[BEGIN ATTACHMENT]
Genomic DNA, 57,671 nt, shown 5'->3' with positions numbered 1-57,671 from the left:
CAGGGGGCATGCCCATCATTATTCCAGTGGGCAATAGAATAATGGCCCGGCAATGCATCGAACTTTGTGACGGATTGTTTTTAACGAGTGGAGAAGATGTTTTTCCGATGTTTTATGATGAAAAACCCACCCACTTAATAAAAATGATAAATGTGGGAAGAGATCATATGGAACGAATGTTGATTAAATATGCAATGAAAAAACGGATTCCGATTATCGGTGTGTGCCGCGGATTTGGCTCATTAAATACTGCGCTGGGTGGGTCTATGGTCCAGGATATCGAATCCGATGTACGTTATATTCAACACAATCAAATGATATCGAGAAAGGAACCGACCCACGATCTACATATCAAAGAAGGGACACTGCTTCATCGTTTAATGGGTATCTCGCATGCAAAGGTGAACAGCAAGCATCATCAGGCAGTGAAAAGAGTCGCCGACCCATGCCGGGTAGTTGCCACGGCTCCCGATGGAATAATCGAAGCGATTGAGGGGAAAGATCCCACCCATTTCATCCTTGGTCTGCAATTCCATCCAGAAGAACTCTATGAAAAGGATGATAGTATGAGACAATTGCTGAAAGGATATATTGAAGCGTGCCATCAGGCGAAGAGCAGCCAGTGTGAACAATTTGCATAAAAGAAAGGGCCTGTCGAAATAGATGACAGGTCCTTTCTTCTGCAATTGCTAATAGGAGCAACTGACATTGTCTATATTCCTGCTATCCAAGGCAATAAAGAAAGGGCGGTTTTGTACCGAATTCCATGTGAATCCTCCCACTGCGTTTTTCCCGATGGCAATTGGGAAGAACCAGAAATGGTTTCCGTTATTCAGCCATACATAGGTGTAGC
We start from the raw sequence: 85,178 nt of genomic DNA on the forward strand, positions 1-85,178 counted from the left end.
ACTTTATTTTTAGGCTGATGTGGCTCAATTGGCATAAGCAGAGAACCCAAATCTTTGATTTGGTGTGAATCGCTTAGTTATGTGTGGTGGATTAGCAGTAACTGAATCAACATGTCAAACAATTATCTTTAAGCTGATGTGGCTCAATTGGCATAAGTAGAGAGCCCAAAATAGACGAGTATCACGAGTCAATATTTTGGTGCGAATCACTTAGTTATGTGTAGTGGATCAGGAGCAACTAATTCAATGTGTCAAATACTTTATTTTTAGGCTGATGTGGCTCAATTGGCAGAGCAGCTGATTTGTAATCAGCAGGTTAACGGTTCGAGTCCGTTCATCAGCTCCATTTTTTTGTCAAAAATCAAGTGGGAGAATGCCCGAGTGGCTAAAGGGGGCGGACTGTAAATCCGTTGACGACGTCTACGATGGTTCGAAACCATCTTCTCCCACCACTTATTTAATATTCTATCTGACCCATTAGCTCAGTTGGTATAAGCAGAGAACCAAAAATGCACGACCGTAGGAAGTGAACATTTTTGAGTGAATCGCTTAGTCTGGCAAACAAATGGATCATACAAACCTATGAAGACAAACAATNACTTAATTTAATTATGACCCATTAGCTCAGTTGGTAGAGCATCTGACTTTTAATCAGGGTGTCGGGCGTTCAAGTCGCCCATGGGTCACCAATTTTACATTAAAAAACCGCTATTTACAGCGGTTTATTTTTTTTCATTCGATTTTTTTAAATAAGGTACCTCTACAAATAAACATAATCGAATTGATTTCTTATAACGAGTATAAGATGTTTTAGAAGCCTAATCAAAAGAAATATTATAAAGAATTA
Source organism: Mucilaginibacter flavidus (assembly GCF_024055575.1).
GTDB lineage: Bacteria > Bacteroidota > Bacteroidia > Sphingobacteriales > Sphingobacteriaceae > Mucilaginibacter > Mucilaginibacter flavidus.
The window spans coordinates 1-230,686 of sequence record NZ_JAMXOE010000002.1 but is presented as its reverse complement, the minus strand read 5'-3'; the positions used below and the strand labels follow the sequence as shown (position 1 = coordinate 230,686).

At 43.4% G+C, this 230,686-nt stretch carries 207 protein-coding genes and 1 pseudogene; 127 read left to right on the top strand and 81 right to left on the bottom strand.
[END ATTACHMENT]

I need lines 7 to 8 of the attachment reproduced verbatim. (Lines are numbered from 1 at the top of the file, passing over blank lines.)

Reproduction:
The window spans coordinates 1-230,686 of sequence record NZ_JAMXOE010000002.1 but is presented as its reverse complement, the minus strand read 5'-3'; the positions used below and the strand labels follow the sequence as shown (position 1 = coordinate 230,686).

At 43.4% G+C, this 230,686-nt stretch carries 207 protein-coding genes and 1 pseudogene; 127 read left to right on the top strand and 81 right to left on the bottom strand.